No matter who you have taking care of your child/children, you should, above all else, respect them. They have taken on the job of caring for another human being. Your child’s life is in their hands. That is a huge responsibility. They take on the parenting role when you are not able to be there.

Here are just a few things that you can do to show your caregiver that you respect them and appreciate them:

1). Tell them. Nothing is better than hearing “thank you.” When you acknowledge that they did something that really helped you out or that you appreciate that they love your child, it’s nice for your caregiver to hear it.

2). Be on time. There is nothing worse than sitting and waiting for a parent to come home at the end of what can sometimes be a very long day, and have them be late. I can appreciate that sometimes there is traffic or your boss stopped you in the hall and talked your ear off. It happens. But at the very least, you should make a phone call letting her know that you are running late. And please don’t forget to apologize. We do have our own lives after work and even though your day has ended, ours doesn’t until you get home.

3). The gift of time. How about surprising them by letting them off an hour or two early? Realistically, it will only cost you an hour or two of pay, but to your caregiver, it could mean so much more. She may be able to go and get a pedicure or actually hit the grocery store before the rest of the after work-crowds.

4). Holidays and occasions. Please don’t forget them on their birthdays or holidays. A nice present or a bonus is always appreciated. Chances are your caregiver gives your child/children presents on their birthday or holidays, so please don’t forget to do the same for them.

No matter who you have caring for your child, please realize that they have a rewarding but sometimes difficult job. Think about how your children make you feel sometimes and then realize that they love your child without even giving birth to or being related to them! So please help to make their job slightly better by respecting them and understanding just what they mean to you and your family.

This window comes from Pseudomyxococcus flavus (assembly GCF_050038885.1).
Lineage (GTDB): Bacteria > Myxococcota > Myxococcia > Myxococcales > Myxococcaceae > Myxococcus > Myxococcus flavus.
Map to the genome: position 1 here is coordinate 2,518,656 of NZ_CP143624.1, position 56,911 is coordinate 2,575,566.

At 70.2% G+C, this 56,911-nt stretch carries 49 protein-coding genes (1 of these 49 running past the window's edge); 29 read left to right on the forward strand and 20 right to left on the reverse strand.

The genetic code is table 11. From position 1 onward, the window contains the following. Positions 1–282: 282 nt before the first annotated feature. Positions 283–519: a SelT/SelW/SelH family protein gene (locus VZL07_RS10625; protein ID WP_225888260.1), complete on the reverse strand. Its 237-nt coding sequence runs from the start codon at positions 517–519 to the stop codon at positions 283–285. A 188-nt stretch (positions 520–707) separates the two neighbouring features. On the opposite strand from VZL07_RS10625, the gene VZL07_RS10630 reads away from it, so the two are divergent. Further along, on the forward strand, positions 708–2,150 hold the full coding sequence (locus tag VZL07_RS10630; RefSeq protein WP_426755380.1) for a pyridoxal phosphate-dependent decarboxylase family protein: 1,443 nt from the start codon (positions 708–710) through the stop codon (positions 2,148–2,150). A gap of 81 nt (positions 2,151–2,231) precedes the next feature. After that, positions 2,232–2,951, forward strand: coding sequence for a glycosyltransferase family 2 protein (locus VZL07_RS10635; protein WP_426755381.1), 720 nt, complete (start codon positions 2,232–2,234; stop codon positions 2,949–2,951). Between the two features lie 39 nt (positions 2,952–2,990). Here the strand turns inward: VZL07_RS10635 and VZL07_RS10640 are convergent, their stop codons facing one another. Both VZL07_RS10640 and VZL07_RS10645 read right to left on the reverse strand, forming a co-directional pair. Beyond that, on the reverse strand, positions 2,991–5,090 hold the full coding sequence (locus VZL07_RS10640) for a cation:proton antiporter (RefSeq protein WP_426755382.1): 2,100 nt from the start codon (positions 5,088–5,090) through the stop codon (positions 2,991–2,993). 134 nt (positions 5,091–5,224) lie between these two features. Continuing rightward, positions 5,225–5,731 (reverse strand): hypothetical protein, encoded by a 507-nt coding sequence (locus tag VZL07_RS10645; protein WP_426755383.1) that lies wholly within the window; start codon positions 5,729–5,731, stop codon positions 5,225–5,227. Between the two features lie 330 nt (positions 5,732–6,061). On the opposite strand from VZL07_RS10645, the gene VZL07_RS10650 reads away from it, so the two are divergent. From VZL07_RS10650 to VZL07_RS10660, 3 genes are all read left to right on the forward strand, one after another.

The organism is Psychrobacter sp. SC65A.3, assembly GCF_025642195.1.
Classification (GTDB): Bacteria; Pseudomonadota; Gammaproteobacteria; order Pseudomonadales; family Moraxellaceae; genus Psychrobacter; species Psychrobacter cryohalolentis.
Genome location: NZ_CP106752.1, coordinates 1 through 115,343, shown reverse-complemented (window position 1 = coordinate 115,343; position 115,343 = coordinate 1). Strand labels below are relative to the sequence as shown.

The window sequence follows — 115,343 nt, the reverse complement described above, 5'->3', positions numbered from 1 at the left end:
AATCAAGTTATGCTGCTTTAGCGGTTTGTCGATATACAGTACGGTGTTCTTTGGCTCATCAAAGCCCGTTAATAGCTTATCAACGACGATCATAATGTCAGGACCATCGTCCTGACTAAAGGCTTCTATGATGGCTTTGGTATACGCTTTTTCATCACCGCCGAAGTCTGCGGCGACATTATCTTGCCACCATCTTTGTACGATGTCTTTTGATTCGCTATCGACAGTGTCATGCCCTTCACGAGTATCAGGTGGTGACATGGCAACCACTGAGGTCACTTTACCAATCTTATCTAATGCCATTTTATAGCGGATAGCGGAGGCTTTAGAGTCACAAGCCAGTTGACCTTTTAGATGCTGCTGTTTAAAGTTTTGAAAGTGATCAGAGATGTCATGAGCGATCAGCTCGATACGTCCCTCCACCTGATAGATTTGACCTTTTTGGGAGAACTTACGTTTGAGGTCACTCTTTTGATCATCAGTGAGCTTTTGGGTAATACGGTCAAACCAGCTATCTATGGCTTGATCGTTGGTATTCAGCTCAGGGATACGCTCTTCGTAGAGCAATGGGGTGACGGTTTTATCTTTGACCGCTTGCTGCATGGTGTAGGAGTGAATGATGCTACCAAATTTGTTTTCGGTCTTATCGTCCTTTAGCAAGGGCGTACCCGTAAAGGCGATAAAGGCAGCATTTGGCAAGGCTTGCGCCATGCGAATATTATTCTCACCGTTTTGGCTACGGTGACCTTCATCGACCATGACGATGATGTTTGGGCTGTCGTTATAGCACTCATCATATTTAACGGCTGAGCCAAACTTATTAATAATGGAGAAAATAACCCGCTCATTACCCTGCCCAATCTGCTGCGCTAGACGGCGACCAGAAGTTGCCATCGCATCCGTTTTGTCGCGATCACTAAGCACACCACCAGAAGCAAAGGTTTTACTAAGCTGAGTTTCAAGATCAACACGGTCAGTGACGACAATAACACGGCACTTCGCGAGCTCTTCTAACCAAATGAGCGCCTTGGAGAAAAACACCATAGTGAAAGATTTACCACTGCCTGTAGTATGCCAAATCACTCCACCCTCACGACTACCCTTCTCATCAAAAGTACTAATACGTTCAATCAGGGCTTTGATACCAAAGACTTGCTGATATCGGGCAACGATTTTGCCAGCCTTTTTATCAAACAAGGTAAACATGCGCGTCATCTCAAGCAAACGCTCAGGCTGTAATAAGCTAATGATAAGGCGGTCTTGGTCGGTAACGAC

I have always said happy parents, happy children, but I also believe if you keep your child’s caregiver happy, your children will benefit tenfold!


  1. Kristi Bosses wanted me to work Memorial Day, but I refused. Spending some MUCH needed time with my own family! Can't wait!! Supposed to be beautiful weather here in MI too!!Amanda Working the whole weekendSherri Yikes, I have not ever thought of Nanny's working the weekend, Sorry!! I have a 3 day weekend and will relax a lil, get caught up on a few house duties and spend spend sometime with my son. Do you get paid normally or extra/bonus time…for working holidays??? I hope you get to have a lil time of celebration for yourself too!! Happy Friday!Kathy niece's wedding…Laura New baby came yesterday!! Grandparents have the older kids, so I'm off till they come home Sun, then I'll stay w/them for the week.

  2. Thanks for sharing my article!Angela